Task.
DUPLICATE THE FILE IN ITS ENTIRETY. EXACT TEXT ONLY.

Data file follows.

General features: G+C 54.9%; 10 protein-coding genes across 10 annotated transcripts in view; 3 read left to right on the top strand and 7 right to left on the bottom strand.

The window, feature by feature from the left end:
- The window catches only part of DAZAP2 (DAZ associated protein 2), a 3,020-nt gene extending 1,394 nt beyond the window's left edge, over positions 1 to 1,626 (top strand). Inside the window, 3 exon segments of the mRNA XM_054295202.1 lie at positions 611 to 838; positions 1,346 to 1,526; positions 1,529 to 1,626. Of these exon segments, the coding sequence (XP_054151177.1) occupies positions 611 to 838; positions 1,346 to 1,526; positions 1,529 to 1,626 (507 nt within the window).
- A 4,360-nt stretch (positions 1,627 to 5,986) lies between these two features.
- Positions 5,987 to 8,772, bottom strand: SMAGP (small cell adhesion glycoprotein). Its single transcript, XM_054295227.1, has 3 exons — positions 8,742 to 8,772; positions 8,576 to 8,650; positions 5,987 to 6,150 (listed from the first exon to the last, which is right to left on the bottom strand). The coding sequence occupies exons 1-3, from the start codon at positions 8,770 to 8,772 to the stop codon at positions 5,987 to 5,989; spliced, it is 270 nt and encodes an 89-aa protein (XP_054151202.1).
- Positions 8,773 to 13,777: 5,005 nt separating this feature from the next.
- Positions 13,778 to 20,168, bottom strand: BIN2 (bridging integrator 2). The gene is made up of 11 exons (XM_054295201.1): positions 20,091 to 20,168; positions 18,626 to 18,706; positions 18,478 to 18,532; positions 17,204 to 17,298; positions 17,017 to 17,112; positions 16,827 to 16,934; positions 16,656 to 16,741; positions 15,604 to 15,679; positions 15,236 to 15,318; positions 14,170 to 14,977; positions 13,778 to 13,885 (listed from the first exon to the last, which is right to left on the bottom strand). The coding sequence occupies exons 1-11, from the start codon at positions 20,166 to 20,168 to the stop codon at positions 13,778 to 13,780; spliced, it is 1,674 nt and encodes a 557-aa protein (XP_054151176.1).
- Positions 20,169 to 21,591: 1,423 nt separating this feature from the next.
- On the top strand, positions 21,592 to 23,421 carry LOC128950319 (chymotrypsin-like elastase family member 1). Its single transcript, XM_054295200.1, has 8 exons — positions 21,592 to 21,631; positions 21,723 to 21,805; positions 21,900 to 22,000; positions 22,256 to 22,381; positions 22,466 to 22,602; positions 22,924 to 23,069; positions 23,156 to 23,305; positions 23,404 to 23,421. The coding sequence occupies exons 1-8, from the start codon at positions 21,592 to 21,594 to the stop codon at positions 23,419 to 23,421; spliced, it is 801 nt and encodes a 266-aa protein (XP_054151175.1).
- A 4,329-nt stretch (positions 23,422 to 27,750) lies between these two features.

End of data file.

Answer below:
General features: G+C 54.9%; 10 protein-coding genes across 10 annotated transcripts in view; 3 read left to right on the top strand and 7 right to left on the bottom strand.

The window, feature by feature from the left end:
- The window catches only part of DAZAP2 (DAZ associated protein 2), a 3,020-nt gene extending 1,394 nt beyond the window's left edge, over positions 1 to 1,626 (top strand). Inside the window, 3 exon segments of the mRNA XM_054295202.1 lie at positions 611 to 838; positions 1,346 to 1,526; positions 1,529 to 1,626. Of these exon segments, the coding sequence (XP_054151177.1) occupies positions 611 to 838; positions 1,346 to 1,526; positions 1,529 to 1,626 (507 nt within the window).
- A 4,360-nt stretch (positions 1,627 to 5,986) lies between these two features.
- Positions 5,987 to 8,772, bottom strand: SMAGP (small cell adhesion glycoprotein). Its single transcript, XM_054295227.1, has 3 exons — positions 8,742 to 8,772; positions 8,576 to 8,650; positions 5,987 to 6,150 (listed from the first exon to the last, which is right to left on the bottom strand). The coding sequence occupies exons 1-3, from the start codon at positions 8,770 to 8,772 to the stop codon at positions 5,987 to 5,989; spliced, it is 270 nt and encodes an 89-aa protein (XP_054151202.1).
- Positions 8,773 to 13,777: 5,005 nt separating this feature from the next.
- Positions 13,778 to 20,168, bottom strand: BIN2 (bridging integrator 2). The gene is made up of 11 exons (XM_054295201.1): positions 20,091 to 20,168; positions 18,626 to 18,706; positions 18,478 to 18,532; positions 17,204 to 17,298; positions 17,017 to 17,112; positions 16,827 to 16,934; positions 16,656 to 16,741; positions 15,604 to 15,679; positions 15,236 to 15,318; positions 14,170 to 14,977; positions 13,778 to 13,885 (listed from the first exon to the last, which is right to left on the bottom strand). The coding sequence occupies exons 1-11, from the start codon at positions 20,166 to 20,168 to the stop codon at positions 13,778 to 13,780; spliced, it is 1,674 nt and encodes a 557-aa protein (XP_054151176.1).
- Positions 20,169 to 21,591: 1,423 nt separating this feature from the next.
- On the top strand, positions 21,592 to 23,421 carry LOC128950319 (chymotrypsin-like elastase family member 1). Its single transcript, XM_054295200.1, has 8 exons — positions 21,592 to 21,631; positions 21,723 to 21,805; positions 21,900 to 22,000; positions 22,256 to 22,381; positions 22,466 to 22,602; positions 22,924 to 23,069; positions 23,156 to 23,305; positions 23,404 to 23,421. The coding sequence occupies exons 1-8, from the start codon at positions 21,592 to 21,594 to the stop codon at positions 23,419 to 23,421; spliced, it is 801 nt and encodes a 266-aa protein (XP_054151175.1).
- A 4,329-nt stretch (positions 23,422 to 27,750) lies between these two features.